Zama is finally paid his salary. He attends a fiesta and learns that Rita has been beaten badly by Bermudez and left half conscious in a ditch. When he sees her, Rita demands that Zama duel with Bermudez. But Bermudez has vanished again. At Luciana’s house for dinner party, Luciana’s husband, who turns out to be her cousin as well, falls asleep and a large spider crawls on his face. Zama hopes the spider, thought to poisonous, will bite Luciana’s husband. But the spider, we learn, has been bitten itself and is torpid, a nursery for the larvae of a predatory wasp.
Luciana departs and the section, about 98 pages long, ends.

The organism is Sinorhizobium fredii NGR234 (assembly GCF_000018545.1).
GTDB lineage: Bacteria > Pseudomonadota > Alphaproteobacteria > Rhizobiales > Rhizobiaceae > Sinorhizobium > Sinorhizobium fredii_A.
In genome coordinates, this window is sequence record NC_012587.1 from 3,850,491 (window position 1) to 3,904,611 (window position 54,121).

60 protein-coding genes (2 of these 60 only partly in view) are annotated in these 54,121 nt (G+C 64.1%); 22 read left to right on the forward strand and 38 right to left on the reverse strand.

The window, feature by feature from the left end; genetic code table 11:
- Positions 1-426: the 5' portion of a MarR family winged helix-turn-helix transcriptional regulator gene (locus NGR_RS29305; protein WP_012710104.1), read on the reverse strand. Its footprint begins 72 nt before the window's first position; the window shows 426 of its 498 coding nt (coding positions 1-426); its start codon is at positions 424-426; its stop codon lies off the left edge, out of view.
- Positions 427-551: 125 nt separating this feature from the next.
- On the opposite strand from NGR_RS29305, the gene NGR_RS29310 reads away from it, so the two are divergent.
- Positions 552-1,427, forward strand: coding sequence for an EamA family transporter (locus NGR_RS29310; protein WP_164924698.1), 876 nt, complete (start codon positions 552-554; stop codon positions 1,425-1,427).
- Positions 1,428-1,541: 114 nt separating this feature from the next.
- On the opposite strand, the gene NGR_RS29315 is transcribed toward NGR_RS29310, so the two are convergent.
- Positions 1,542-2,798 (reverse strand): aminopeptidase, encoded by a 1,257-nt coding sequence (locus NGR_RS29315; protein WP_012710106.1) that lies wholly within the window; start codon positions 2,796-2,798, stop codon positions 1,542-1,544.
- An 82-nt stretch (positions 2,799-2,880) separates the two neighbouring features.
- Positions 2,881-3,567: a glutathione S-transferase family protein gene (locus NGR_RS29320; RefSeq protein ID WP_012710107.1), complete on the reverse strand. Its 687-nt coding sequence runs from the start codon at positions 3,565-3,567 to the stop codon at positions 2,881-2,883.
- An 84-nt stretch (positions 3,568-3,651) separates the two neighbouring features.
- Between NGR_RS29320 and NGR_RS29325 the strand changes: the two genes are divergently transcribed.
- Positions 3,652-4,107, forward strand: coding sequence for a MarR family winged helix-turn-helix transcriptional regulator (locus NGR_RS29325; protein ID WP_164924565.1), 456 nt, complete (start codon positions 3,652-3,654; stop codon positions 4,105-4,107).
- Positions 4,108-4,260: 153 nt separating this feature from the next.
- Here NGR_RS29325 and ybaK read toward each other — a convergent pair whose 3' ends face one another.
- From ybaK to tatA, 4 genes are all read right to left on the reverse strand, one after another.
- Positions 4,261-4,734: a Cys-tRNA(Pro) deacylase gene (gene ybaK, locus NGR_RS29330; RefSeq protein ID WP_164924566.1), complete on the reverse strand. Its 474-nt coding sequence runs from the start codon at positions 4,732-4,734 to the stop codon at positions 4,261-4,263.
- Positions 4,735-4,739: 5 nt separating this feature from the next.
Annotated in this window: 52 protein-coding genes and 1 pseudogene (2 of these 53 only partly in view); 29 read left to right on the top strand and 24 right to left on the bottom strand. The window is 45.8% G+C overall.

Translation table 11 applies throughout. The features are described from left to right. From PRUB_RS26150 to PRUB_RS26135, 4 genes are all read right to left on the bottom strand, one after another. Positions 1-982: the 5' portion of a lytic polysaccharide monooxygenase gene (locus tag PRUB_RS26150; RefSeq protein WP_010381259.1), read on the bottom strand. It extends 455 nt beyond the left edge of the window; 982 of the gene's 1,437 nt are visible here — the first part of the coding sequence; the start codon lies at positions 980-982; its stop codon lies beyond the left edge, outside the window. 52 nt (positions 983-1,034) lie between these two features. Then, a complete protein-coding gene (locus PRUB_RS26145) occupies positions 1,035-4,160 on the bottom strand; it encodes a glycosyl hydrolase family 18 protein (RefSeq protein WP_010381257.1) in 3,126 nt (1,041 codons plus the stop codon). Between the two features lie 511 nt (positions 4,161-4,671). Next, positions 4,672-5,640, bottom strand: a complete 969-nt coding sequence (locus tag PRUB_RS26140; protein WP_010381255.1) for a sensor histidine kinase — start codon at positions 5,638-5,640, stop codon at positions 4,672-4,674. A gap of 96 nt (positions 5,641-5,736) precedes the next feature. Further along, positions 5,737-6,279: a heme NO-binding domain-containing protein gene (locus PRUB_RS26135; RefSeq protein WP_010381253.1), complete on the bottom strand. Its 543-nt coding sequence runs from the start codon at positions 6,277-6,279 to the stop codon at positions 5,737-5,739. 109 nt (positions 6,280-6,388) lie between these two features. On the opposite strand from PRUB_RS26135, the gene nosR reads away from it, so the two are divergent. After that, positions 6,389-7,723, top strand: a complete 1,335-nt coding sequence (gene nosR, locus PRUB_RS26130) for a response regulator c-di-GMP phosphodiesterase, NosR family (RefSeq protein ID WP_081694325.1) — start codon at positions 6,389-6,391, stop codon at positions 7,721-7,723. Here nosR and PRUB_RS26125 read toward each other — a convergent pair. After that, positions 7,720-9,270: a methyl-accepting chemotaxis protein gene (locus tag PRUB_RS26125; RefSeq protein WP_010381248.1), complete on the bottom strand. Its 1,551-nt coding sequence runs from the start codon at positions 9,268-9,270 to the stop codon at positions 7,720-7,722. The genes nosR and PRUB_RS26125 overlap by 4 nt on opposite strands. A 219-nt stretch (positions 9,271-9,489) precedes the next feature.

The account that I have supplied of the first part of Zama demonstrates some of the difficulties that the reader faces when confronting this novel. First, nothing really ever happens, although, in fact, the narrative is "busy" with inconsequential events. Di Benedetto’s prose style is fantastically clipped and economical to the point of being hard to decipher. He rarely provides descriptions and uses a uniform, clinical style to describe everything – there are no extravagant gestures, little in the way of rhetorical flights of fancy, and nothing to signify what is important and what is inconsequential. (Of course, Zama’s flat style reveals that it is all equally inconsequential.) People are often not named until several pages after we have first learned about them. The significance of events has to be worked out after we have these events have been narrated – we aren’t told what will lead to other events and what circumstances are simply narrative dead ends. Circumstances that would seem to be important – for instance, the basis of Zama’s grudge against Venturo Prieto – are never explained. People simply appear and disappear with seeming randomness – the "gentleman from the East" who is Zama’s competitor for the affection of Luciana simply drops dead, causing complications for the hero who has to administer the dead man’s estate. People behave with maddening inconsistency: Zama claims he will never have sex with a mulatta, and, then, fifteen pages later is embracing one of them; Luciana alternately seduces and, then, repels Zama; Zama sometimes thinks Luciana is beautiful, but other times finds her quite ugly. The only overtly literary technique that di Benedetto deploys is doubling – everything has a twin: a spider crawls on a drunk man and, then, on Luciana’s husband; Rita and an unnamed Indian woman end up naked and bleeding in a ditch. Bermudez seems to be a spectral double of Zama.